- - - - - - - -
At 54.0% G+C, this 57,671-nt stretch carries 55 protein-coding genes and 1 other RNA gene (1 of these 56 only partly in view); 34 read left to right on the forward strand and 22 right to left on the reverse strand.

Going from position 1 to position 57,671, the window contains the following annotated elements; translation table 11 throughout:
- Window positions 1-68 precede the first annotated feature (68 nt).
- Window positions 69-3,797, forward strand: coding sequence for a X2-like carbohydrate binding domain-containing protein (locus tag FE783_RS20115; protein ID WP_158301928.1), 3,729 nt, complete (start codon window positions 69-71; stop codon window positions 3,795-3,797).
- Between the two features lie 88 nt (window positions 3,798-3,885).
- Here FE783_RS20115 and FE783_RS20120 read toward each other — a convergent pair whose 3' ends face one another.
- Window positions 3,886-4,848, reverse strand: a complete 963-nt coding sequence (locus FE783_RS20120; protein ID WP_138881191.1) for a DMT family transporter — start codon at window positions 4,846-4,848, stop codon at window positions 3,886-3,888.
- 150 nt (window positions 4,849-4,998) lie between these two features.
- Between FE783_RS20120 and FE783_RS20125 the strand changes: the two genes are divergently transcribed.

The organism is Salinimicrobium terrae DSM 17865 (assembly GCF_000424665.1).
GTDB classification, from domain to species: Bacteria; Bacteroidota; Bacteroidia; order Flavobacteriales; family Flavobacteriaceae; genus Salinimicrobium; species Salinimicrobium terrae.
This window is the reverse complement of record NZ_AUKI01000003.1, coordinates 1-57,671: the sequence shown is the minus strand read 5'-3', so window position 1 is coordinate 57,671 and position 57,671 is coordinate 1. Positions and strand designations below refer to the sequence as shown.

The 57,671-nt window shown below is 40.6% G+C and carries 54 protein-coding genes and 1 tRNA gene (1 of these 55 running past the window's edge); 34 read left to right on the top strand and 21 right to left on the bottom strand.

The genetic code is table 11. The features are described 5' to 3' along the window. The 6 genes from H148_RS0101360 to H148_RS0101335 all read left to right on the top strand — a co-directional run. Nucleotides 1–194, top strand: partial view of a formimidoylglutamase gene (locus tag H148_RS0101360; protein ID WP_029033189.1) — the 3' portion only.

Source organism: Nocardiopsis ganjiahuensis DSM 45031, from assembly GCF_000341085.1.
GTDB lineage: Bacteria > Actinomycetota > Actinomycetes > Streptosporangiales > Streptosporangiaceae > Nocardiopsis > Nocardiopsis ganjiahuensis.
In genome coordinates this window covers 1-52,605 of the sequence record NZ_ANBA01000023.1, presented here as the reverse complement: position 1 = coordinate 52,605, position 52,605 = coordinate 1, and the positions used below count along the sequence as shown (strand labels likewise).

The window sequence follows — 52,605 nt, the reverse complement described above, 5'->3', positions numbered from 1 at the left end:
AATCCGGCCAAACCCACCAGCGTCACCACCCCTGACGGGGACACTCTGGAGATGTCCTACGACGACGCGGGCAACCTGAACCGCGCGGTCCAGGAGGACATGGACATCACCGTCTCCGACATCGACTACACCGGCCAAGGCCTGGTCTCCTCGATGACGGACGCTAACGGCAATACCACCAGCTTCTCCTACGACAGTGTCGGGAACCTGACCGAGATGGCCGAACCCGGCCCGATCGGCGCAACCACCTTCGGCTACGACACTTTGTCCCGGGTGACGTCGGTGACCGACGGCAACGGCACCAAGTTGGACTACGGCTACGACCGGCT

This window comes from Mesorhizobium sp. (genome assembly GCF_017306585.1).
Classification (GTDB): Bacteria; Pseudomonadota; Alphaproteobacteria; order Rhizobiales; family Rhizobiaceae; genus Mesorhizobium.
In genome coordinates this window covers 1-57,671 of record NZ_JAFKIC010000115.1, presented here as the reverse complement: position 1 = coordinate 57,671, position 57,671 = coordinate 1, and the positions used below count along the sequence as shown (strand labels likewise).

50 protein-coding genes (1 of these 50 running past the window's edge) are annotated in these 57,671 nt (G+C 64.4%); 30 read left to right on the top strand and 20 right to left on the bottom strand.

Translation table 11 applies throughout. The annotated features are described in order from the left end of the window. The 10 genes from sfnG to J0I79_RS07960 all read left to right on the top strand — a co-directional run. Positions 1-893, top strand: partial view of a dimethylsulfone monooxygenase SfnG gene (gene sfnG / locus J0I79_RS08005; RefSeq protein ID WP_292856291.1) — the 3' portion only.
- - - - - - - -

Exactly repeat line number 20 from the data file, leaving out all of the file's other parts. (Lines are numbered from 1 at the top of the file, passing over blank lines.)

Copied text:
This window comes from Mesorhizobium sp. (genome assembly GCF_017306585.1).